Helpful Links for Apartment Hunting in Spain
No One Says Apartamento:
Vocabulary You Need to Find a Piso in Spain
Moving to Spain: Everything you Need to do
NOW for an Easty Transition Abroad
Apartment Hunting in the Canary Islands
Ultimate Guide: Apartment Hunting in Las Palmas de Gran Canaria
Ultimate Guide: Apartment Hunting in Tenerife
Love & light & happy hunting!
**I’m not a lawyer and in no way can give you legal advice, just suggestions from my own experiences.
31 Comments Add yours
Thank you for this! So helpful! I’m moving to Gran Canaria in September and I have a question. I’m 25 so I think I’m a little older than the rest and I live alone in the USA, do you think I should try to live alone in Spain or is it better to look for a shared apartment? Thanks.
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Hi Kayla, first of all congrats on Gran Canaria! It’s gorgeous here 🙂 There are some definite pros and cons to the live alone vs. with roommates debates when moving abroad. Since it seems like this is your first year here, I would probably lean towards roommates because 1. it’s a good way to meet not only your roomies, but their friends as well 2. if you live with locals you can practice your spanish and they can help you get to know the city 3. you’ll save money. That being said, since you’re used to living alone you might want to steer clear of the jampacked 5 roommate student apartments and try to find something with young professionals so that you have more in common. I’m not sure if you’re planning to live in Las Palmas, but I have a barrio breakdown here if you want to start getting an idea of the different neighborhoods: https://getupgetoutgetlost.com/2017/07/10/las-palmas-barrios-finding-the-neighbourhood-thats-right-for-you/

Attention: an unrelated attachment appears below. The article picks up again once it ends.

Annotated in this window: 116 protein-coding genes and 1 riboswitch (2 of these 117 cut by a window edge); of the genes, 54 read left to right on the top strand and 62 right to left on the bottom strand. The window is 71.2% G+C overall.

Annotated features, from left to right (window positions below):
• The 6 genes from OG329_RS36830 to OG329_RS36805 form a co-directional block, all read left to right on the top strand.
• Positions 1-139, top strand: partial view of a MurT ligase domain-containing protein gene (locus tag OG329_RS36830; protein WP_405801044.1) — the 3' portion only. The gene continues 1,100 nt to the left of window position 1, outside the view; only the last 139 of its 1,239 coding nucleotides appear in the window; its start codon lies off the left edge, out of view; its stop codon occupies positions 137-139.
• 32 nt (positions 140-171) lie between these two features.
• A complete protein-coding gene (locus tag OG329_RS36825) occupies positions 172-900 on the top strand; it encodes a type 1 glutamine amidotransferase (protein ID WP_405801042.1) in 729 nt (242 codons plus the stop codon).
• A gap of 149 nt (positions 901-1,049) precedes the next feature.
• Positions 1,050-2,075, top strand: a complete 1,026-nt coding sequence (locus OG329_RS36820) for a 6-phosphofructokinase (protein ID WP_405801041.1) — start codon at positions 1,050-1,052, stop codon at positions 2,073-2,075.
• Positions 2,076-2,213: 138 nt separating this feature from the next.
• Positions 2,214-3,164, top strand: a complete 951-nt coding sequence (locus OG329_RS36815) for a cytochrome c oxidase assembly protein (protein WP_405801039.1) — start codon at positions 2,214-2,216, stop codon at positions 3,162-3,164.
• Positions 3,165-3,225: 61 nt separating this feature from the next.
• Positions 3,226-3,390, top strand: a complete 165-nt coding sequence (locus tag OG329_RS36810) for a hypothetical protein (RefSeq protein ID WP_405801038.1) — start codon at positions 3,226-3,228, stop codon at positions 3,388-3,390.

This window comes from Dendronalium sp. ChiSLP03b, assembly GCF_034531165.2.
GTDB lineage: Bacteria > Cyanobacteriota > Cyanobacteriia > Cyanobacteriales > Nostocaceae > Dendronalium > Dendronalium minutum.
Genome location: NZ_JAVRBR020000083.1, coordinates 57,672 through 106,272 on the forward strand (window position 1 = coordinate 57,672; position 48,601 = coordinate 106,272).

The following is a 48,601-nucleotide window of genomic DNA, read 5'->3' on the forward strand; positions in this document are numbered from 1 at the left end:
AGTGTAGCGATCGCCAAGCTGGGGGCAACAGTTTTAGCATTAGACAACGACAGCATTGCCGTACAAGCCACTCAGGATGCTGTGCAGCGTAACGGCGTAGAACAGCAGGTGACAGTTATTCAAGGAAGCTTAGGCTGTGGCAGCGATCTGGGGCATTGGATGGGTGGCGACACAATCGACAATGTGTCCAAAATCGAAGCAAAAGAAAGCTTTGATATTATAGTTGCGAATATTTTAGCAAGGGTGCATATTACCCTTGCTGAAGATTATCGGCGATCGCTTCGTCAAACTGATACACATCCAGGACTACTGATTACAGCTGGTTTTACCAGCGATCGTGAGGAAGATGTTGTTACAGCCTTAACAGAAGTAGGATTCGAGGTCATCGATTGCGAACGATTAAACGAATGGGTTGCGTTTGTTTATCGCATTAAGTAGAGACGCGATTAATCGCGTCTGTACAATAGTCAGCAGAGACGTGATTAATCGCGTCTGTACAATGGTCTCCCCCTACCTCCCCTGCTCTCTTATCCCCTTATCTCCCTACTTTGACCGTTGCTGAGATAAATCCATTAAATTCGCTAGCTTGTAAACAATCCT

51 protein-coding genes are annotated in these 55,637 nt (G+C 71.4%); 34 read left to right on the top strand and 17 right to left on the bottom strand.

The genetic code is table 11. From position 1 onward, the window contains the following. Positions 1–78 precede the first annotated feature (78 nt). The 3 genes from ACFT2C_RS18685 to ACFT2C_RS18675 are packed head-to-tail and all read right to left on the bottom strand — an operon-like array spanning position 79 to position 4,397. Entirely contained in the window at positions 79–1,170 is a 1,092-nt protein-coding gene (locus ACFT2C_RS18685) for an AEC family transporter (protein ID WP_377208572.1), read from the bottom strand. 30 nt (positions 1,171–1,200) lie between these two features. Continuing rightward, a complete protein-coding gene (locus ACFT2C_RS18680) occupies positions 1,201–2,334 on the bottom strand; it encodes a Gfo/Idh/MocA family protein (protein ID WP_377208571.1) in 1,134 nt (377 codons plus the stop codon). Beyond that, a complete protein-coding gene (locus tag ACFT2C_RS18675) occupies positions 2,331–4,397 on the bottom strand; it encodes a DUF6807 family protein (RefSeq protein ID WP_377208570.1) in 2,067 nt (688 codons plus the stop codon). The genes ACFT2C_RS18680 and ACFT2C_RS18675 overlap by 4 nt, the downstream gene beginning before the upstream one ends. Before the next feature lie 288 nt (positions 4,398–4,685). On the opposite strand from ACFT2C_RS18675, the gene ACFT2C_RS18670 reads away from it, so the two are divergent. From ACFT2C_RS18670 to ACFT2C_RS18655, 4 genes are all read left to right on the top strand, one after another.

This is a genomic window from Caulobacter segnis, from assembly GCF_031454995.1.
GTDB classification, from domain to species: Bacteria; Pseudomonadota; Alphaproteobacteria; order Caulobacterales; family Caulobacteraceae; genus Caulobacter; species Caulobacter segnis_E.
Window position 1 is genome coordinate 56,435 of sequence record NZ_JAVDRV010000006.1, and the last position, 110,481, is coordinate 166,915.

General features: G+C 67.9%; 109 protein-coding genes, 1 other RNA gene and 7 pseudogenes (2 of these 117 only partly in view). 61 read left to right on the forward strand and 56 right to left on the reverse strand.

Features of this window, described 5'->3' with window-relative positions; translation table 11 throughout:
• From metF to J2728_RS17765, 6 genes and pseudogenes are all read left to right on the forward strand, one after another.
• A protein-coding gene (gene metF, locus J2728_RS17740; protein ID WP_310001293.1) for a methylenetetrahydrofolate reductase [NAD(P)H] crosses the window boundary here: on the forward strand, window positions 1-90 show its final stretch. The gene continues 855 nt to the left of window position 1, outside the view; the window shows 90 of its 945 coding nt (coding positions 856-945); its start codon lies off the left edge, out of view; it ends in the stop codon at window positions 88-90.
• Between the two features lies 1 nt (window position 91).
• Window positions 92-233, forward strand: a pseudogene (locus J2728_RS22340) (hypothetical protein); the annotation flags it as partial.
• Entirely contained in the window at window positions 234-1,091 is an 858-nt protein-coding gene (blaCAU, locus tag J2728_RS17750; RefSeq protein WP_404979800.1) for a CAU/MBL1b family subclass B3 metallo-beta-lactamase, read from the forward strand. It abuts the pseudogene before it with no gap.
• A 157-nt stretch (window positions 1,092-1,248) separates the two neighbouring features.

Anyway, thanks for reading and let me know if you have any other questions!
Great article, Erica and so much detail!
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Great post! We live in Madrid and have both been language assistants here. Finding an apartment is no small feat here!! And we didn’t even get to see tons of places, we would set up viewings and then the hour before often get messages that it had already been taken. Luckily we got a place and never want to move again, haha!!
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I hear you! It seems like every year the search in Madrid gets more and more competetive (and expensive!!)
I am saving this post because we would love to visit Spain. My ancestors are from Spain and I speak fluent Spanish.
I LOVE your timeline illustration! It makes a lot of data very easy to read. One day maybe I will live abroad! I did study abroad – but right now we’re in the good ole USA.
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Thank you! Glad to hear it’s helpful. Between working holiday visas, teaching English and the digital nomad lifestye, there are so many opportunities nowadays to work abroad 🙂
I have no immediate plans on moving to Spain (read: immediate :P) but I honestly feel like i could, thanks to this! Very bookmarked and very sent to my partner, you know, in case he suddenly, all on his own, with no influence from me, thinks we should move to Spain ;P
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Maybe he’ll be convinced! 😉